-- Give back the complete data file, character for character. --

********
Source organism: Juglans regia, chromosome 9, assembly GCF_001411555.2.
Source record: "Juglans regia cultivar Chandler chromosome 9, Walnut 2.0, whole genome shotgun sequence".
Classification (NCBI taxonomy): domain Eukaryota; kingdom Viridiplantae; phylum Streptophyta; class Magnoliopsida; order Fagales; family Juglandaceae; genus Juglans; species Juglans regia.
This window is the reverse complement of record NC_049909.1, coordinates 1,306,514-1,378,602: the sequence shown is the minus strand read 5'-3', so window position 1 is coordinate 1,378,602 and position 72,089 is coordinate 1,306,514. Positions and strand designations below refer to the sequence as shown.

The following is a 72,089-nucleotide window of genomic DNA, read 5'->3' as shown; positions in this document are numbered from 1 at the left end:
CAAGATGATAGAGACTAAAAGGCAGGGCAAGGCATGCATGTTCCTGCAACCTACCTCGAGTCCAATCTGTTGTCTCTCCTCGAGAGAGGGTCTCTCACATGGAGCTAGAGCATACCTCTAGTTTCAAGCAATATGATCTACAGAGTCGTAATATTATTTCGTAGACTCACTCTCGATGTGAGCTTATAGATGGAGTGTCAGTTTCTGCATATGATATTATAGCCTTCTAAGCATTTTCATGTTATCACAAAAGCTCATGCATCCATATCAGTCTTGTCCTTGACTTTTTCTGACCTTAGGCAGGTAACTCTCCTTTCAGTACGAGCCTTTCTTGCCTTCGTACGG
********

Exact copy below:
Source organism: Juglans regia, chromosome 9, assembly GCF_001411555.2.
Source record: "Juglans regia cultivar Chandler chromosome 9, Walnut 2.0, whole genome shotgun sequence".
Classification (NCBI taxonomy): domain Eukaryota; kingdom Viridiplantae; phylum Streptophyta; class Magnoliopsida; order Fagales; family Juglandaceae; genus Juglans; species Juglans regia.
This window is the reverse complement of record NC_049909.1, coordinates 1,306,514-1,378,602: the sequence shown is the minus strand read 5'-3', so window position 1 is coordinate 1,378,602 and position 72,089 is coordinate 1,306,514. Positions and strand designations below refer to the sequence as shown.

The following is a 72,089-nucleotide window of genomic DNA, read 5'->3' as shown; positions in this document are numbered from 1 at the left end:
CAAGATGATAGAGACTAAAAGGCAGGGCAAGGCATGCATGTTCCTGCAACCTACCTCGAGTCCAATCTGTTGTCTCTCCTCGAGAGAGGGTCTCTCACATGGAGCTAGAGCATACCTCTAGTTTCAAGCAATATGATCTACAGAGTCGTAATATTATTTCGTAGACTCACTCTCGATGTGAGCTTATAGATGGAGTGTCAGTTTCTGCATATGATATTATAGCCTTCTAAGCATTTTCATGTTATCACAAAAGCTCATGCATCCATATCAGTCTTGTCCTTGACTTTTTCTGACCTTAGGCAGGTAACTCTCCTTTCAGTACGAGCCTTTCTTGCCTTCGTACGG